A dentist embraced Nelson’s refugee community. Richmond dentist, Dr. Jacob Linn, has worked successfully with the region’s largest refugee communities, helping to improve dental knowledge and raise awareness of available dental services.
“I saw a number of refugee patients coming through the Nelson hospital system. I have identified that there is a real need to improve oral health resources in languages that patients can understand. My goal was to break down the language barrier that prevented access to care,” said Dr Linn, who then worked in the Nelson-Marlborough DHB dental department.
In Nelson, the main refugee ethnic groups are Colombians, Burmese and Bhutanese. This became the starting point for the creation of dental resources which were distributed to local dental practices, training providers and the communities themselves.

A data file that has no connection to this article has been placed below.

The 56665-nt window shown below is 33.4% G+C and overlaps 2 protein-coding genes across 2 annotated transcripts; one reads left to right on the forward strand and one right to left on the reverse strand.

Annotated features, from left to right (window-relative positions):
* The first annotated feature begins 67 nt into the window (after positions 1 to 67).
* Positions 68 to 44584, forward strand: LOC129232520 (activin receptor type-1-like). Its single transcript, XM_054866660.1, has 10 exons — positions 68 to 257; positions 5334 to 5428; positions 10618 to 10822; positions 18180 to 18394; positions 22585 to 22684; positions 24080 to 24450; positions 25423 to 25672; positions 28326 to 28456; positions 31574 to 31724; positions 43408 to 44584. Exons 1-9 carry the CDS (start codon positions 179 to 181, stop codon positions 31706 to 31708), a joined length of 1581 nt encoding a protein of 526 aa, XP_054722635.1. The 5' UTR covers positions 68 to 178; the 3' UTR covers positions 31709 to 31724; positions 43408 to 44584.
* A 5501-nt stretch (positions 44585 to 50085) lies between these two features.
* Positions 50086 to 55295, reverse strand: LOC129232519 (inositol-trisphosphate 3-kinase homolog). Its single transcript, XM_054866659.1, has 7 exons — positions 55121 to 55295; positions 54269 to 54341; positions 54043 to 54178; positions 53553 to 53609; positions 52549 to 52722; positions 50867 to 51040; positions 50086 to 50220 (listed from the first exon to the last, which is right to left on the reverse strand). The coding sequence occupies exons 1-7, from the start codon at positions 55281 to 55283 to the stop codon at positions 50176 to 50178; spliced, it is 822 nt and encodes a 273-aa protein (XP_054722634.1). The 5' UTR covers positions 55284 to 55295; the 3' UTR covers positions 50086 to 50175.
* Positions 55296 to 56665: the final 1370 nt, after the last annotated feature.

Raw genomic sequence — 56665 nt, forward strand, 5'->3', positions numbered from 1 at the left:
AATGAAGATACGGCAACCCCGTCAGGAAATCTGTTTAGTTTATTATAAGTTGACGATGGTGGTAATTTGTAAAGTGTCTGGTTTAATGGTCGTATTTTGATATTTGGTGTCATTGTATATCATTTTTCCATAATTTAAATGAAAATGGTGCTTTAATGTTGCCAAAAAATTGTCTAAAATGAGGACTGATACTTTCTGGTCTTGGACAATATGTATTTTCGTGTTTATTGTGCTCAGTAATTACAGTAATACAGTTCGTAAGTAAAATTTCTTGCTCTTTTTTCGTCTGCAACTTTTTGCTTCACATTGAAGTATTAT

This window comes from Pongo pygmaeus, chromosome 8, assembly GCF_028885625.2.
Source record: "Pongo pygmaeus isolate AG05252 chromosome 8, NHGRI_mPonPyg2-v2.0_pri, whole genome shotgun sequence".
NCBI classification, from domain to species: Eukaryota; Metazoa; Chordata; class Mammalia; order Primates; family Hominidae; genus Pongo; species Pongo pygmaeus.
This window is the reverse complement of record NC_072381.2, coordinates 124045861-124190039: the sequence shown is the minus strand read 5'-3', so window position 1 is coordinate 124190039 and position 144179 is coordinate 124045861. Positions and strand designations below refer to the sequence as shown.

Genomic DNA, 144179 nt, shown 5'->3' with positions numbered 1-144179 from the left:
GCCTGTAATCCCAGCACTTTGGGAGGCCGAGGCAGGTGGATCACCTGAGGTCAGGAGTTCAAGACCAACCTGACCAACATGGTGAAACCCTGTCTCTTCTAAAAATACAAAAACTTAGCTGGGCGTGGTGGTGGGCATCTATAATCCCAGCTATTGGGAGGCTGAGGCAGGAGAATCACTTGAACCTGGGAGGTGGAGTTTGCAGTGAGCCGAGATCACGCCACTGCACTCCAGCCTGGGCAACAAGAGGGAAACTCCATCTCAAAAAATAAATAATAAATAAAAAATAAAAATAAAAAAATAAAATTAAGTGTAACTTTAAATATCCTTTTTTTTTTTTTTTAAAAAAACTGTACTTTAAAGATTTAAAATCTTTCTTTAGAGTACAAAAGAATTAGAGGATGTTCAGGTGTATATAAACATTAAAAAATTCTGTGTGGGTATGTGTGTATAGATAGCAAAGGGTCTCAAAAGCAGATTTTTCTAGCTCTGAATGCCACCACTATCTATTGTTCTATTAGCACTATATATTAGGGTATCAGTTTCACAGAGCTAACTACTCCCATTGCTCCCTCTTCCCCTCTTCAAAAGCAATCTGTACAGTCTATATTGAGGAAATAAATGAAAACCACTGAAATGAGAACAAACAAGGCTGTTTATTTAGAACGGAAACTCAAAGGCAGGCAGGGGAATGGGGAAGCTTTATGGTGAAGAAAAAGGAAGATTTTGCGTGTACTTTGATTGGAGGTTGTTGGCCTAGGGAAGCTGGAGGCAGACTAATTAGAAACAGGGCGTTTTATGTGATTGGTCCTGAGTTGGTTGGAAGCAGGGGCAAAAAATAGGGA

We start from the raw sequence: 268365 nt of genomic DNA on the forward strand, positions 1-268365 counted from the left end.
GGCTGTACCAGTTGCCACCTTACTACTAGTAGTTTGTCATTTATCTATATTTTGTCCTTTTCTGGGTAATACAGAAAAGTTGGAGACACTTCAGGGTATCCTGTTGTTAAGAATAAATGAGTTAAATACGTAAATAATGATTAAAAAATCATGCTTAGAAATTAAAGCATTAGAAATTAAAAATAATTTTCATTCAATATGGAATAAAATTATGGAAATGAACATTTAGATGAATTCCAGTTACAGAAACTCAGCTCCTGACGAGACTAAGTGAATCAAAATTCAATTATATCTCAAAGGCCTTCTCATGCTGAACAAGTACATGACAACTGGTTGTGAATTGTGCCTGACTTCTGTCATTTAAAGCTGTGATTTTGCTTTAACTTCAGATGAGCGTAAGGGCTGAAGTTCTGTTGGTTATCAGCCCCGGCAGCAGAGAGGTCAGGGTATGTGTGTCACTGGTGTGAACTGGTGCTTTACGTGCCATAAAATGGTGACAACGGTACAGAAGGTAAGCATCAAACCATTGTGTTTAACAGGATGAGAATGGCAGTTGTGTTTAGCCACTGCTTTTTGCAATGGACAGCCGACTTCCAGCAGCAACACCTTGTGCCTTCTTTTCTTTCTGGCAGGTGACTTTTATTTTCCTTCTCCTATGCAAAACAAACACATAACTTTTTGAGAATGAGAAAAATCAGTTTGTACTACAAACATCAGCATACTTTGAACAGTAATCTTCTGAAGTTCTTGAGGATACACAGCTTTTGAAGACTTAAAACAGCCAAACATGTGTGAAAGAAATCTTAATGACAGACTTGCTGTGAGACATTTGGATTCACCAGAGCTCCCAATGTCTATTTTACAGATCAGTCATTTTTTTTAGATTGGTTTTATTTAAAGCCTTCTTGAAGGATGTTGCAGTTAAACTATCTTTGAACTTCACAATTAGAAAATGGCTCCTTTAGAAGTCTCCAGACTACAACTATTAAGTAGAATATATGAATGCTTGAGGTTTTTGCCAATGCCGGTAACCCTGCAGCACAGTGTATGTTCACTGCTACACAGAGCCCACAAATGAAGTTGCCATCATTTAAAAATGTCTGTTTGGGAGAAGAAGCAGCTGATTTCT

Dr. Linn successfully applied for a $1000 Oral Health Education Grant from the New Zealand Dental Association (NZDA) and the Mars Wrigley Foundation Community Service Grant Program.
“We decided to focus on three main refugee communities in Nelson to maximize the reach of the project. The Red Cross Pathways to Settlement program has helped these groups resettle in the Nelson-Tasman area for the past 15 years. As a result, the Red Cross has established links within these communities and assisted in the distribution of these resources.
“What I like about this project is being in contact with different people, including the interpreters, and meeting many people from the community,” concludes Dr Linn.
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